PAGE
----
Seagate Momentus XT 500GB £103
16th Aug 2010 | 10:10
A mutant hard drive born of SSD toxic waste
Seagate Momentus XT 500GB - Overview
Seagate's magniloquently monikered Momentous XT has finally arrived in the TechRadar lab, sporting both traditional spinning platters and a chunk of flash memory, resurrecting a concept we'd long dismissed as vapourware.
It's the first hybrid drive we've seen for years: a statement which will make younger readers ask, what's a hybrid drive?
Back before solid state drives became the preferred option for every laptop from the ASUS EeePC to the Alienware M11x, hybrid storage was the Next Big Thing that everyone was excited about.
Drives made entirely of flash memory, like the Kingston V+ series, had been conceived and generally approved of, but everyone assumed they'd be too expensive to be of any practical use for quite some time to come.
While we waited for NAND flash prices to come down, so the theory went, hybrid drives like the Seagate Momentous XT would help sate demand for more performance. Hybrids have both spinning platters for large amounts of cheap storage, and a chunk of solid state memory for speedy access and a performance boost.
Theoretically, they are the best of both worlds, with all the advatanges of both SSDs and traditional disks.
But their time never came.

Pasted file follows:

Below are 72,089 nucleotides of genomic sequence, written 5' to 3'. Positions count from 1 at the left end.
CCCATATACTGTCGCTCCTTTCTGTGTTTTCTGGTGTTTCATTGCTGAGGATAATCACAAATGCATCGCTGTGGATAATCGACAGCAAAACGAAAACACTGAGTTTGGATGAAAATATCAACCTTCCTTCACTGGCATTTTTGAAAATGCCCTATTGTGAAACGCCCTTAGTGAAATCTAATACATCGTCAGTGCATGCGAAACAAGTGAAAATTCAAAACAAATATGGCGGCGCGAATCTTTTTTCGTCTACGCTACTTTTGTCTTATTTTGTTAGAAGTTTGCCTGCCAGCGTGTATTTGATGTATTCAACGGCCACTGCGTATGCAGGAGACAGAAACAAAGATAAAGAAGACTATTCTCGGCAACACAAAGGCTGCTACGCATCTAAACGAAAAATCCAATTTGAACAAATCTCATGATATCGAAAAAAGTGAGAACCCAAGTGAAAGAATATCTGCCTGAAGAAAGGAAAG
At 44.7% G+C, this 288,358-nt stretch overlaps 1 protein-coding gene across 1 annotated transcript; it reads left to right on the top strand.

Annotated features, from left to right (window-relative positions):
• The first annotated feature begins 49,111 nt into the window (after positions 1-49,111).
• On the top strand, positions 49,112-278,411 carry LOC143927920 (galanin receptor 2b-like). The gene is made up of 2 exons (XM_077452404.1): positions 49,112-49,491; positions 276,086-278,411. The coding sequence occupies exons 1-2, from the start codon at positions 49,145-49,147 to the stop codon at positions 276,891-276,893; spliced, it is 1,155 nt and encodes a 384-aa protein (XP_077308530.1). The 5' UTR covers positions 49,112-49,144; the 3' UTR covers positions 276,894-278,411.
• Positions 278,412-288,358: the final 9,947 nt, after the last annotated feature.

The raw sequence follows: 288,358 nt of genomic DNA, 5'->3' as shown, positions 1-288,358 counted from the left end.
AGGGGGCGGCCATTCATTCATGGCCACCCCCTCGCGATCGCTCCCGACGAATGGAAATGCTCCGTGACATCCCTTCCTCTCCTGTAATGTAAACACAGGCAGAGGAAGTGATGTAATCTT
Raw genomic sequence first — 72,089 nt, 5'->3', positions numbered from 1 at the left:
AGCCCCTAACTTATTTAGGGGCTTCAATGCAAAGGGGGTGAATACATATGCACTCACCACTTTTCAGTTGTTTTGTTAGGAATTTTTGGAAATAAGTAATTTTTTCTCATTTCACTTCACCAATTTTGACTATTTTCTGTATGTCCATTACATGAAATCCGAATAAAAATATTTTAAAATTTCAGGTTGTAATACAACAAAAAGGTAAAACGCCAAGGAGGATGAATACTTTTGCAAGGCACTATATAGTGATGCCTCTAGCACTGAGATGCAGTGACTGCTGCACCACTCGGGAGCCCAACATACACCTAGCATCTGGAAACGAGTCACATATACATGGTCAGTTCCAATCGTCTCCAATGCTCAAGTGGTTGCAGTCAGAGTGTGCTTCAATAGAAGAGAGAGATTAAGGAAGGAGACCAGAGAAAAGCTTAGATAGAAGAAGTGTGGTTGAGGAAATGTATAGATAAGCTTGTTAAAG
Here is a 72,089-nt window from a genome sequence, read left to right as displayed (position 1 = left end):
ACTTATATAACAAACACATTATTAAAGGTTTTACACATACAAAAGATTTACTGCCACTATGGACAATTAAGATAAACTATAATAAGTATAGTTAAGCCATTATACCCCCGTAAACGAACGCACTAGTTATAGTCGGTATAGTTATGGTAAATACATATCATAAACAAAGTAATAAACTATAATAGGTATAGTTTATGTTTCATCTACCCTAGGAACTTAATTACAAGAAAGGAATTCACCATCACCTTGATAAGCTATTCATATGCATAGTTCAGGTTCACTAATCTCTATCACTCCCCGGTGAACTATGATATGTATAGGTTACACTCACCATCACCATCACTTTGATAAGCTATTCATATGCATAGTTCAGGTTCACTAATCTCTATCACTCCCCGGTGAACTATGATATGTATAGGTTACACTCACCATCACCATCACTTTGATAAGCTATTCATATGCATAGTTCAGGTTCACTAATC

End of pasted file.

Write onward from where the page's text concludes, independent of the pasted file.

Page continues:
Before a decent hybrid ever went on sale, solid state prices crashed and the public decided that they didn't really care about the performance difference between traditional and SSD storage anyway.
Or did they?
Seagate Momentus XT 500GB - Architecture
Even without its hybrid status, the Momentous XT is unusually well specced for a 2.5inch notebook drive.
It has 500GB of space on its silvered platters, which rotate at 7200rpm. That puts it straight into the top tier of notebook performance, because most 2.5inch drives spin at 5400rpm.
In fact, it's much more akin to a desktop drive, because coupled with the large, fast magnetic design is a healthy 32MB DRAM cache for queuing up data operations.
The only vaguely disappointing part of the specs sheet as far as standard design goes is that the Momentous XT supports 3GB/s SATA transfers, rather than the newer, faster standard of 6GB/s.
This is not a traditional drive, though, and as well as the 32MB cache there's a 4GB NAND chip which is the hybrid part of the set-up.
That might sound like a stingy space allocation, but it's built with very fast single layer cell (SLC) technology rather than the more common but slower multi layer cell (MLC) chips which are used to create enough space in pure-bred SSDs.
The NAND storage is used only for read operations, but unlike previous hybrid drives, the Momentous XT doesn't need any extra drivers.
Seagate calls its controller 'Adaptive Memory' because like Windows Superfetch technology it learns which files you access most often and moves them into the solid state area to speed up common tasks.
This does mean that the magnetic platters are going to be in use most of the time, so you lose out on two of the major advantages of solid state drives: low power consumption and silence. The Momentous XT is no different to a normal laptop drive in either of these two metrics.
It is, however, good value for money.
At the time of writing, it's available for just £10 more than a 500GB 7200rpm notebook drive, and less than half the price of Intel's 80GB X25-M SSD.
Seagate Momentus XT 500GB - Benchmarks
We've pitted the Momentous XT against one of the best traditional desktop drives around, a 1TB Hitachi Deskstar with 16MB cache, and OCZ's supremely powerful 120GB Vertex 2 SSD.